SJ: Stand-up can be this internal monologue where you’re also chasing the laugh. As you tell the story you start to find the laugh points, whereas in a conversation with Mae, it’s never short of laughter. A really enjoyable part of recording these episodes is that I don’t think either of us ever was thinking, ‘Alright, this will be a funny area. Let’s really laugh about this.’ In each episode we both felt emotional.
MM: It’s one of the most revealing things I’ve ever done. When you’re with somebody who knows you so well, you can’t wear the mask of performance – you have to be yourself.

You’ve both lived all over the world, so what tips would you give to friends who want to maintain a strong connection while living apart?
MM: 
Living in so many places, the friendships [that have] endured are the ones where they don’t get mad at me and I don’t get mad at them when we don’t talk for a week or two. [Trust] takes that pressure off. You can’t be like, ‘I haven’t heard from them in a few days. I guess they don’t care about me anymore.’
SJ: There’s a fairy tale that people buy into with friendship that there’s going to be some psychic bond or some consistency when you first connect and collide. When we first met, our job was to run around after school and go see comedy together. We had all of this time, but then you grow up and there’s jobs and relationships. The friendships that have lasted are built on a foundation where we’re not looking for reasons to doubt each other’s love.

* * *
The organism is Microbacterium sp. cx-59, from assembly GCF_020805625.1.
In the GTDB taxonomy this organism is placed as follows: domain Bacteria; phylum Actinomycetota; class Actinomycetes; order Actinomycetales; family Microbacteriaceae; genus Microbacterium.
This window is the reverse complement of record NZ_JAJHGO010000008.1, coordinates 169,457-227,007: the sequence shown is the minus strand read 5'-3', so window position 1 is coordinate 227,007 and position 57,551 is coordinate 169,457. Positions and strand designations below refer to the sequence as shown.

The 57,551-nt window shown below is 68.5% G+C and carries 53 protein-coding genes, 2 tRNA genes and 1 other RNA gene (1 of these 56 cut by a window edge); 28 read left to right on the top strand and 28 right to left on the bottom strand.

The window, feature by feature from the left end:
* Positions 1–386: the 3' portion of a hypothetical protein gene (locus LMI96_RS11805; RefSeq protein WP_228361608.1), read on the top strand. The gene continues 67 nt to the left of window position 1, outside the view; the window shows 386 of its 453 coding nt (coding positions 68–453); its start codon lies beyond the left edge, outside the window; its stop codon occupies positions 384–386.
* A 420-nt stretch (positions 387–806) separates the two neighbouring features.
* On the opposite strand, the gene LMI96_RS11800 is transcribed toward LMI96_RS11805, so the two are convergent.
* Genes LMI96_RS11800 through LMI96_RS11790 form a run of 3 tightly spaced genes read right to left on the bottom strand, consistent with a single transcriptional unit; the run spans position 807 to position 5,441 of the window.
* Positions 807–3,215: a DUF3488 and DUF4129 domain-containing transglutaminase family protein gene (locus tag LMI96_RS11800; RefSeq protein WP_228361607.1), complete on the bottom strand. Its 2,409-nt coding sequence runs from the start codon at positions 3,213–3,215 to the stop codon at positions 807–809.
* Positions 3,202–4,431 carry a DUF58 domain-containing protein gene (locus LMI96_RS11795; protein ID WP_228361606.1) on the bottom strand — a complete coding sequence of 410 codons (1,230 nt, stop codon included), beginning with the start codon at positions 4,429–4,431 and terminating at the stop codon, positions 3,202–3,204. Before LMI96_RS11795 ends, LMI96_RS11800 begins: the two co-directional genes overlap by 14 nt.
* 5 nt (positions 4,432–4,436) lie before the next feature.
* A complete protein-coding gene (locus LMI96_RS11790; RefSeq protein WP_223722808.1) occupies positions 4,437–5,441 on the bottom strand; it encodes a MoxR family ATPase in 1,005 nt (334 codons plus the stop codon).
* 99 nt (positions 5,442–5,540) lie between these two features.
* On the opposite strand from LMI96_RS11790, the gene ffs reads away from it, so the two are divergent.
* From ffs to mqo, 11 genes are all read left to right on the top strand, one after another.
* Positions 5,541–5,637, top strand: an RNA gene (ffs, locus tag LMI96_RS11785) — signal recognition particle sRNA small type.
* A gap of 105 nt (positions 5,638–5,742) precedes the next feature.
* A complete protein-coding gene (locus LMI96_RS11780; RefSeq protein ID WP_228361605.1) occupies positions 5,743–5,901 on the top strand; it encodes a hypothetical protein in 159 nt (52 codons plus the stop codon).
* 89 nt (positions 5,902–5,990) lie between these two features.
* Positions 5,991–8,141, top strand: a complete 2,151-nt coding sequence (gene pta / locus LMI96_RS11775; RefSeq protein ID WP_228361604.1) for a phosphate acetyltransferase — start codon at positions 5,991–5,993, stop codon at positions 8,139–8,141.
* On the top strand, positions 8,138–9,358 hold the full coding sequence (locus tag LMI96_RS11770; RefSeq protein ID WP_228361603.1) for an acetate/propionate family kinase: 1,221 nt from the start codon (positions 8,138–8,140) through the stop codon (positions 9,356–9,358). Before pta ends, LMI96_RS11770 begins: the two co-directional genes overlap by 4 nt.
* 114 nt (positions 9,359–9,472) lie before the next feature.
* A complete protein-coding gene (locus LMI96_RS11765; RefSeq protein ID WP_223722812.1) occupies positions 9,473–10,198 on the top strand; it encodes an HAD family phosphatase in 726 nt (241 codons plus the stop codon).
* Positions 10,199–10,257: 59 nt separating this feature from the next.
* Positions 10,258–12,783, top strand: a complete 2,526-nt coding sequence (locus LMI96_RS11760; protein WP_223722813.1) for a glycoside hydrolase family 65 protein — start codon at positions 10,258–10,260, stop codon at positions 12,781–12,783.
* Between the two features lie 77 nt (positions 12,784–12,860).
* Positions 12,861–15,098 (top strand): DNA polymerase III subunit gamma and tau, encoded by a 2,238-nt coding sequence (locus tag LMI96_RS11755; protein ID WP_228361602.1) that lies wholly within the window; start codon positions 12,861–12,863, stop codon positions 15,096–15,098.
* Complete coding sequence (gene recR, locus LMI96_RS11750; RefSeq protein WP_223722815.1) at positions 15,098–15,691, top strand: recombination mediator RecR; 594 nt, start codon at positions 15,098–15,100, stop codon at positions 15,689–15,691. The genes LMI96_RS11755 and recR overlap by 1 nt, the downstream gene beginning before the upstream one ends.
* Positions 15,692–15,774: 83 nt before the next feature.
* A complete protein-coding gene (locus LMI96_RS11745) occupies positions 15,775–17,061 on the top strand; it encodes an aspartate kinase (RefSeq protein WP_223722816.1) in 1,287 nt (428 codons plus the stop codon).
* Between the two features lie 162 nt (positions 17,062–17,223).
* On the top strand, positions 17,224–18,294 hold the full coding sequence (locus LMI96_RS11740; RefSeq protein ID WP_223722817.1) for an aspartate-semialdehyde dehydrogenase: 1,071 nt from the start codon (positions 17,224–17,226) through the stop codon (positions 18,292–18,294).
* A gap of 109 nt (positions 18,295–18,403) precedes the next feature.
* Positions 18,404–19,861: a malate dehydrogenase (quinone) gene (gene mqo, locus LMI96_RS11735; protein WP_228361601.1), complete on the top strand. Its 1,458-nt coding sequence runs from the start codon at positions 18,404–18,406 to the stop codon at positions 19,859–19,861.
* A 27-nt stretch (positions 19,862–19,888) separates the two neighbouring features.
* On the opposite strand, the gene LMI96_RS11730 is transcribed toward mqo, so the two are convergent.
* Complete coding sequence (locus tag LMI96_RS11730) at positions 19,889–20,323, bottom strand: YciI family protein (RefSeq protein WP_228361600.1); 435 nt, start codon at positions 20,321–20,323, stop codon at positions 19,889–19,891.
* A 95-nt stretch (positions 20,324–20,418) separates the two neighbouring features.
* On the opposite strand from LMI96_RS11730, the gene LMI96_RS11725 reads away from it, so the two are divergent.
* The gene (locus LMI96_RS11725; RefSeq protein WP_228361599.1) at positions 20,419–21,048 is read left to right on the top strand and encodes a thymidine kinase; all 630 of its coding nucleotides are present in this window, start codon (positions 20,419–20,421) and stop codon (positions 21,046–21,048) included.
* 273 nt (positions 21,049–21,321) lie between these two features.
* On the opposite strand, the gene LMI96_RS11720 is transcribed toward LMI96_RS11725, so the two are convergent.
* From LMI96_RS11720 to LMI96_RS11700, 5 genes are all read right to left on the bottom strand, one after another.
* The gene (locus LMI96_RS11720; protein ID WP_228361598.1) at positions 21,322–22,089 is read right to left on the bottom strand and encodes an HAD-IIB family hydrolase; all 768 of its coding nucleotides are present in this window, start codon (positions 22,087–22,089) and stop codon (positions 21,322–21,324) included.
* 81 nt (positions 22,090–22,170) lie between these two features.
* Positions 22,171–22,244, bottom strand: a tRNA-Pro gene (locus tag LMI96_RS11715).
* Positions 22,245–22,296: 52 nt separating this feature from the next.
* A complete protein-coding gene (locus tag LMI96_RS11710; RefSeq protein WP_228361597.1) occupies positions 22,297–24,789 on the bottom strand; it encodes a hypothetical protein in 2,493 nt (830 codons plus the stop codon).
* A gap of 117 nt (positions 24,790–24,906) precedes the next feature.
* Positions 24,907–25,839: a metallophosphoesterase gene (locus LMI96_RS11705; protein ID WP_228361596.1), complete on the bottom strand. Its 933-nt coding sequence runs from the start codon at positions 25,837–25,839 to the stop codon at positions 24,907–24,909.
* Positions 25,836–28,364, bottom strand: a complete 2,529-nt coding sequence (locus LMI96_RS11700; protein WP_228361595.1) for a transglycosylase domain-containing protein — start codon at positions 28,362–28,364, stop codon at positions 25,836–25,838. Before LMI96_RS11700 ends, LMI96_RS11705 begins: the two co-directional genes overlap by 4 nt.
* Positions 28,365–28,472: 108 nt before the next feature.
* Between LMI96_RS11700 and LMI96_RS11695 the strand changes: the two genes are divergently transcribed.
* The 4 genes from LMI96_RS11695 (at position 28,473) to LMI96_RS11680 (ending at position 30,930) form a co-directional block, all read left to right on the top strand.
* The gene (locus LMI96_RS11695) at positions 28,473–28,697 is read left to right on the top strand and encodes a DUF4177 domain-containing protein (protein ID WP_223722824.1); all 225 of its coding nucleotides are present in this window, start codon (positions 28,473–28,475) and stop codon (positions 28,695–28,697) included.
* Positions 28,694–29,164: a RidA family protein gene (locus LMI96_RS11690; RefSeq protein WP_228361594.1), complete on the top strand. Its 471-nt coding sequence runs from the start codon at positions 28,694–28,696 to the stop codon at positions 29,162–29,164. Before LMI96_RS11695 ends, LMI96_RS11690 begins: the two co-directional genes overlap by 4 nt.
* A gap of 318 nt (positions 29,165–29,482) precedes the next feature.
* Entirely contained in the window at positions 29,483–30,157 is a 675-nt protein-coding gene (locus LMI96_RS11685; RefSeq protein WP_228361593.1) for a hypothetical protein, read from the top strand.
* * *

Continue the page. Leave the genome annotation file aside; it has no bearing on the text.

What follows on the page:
MM: If you haven’t seen someone in a year and you go and have your big friendship reunion, you’ve got to meet them where they are and be excited about where they are and not wanting an older version of them. 

What’s next for you both?
MM: 
I’m finishing the writer’s room for a new Netflix series that I’m going to shoot in Canada from June to September. I’m mainly excited that I’m in L.A. at a time when Sabrina’s new baby is going to be born.… That’s the most exciting thing.
SJ: My second baby’s coming in March and I’m acting in a movie that’s premiering at South by Southwest called Doin’ It…in March as well.


You can listen to all 10 episodes of Benefits with Friends on Audible.ca, but note this podcast dives into adult themes and mature topics, so maybe listen to it with a pair of earphones. 


STEPHAN PETAR is a born and raised Torontonian, known for developing lifestyle, entertainment, travel, historical and 2SLGBTQ+ content. He enjoys wandering the streets of any destination he visits, where he’s guaranteed to discover something new or meet someone who will inspire his next story.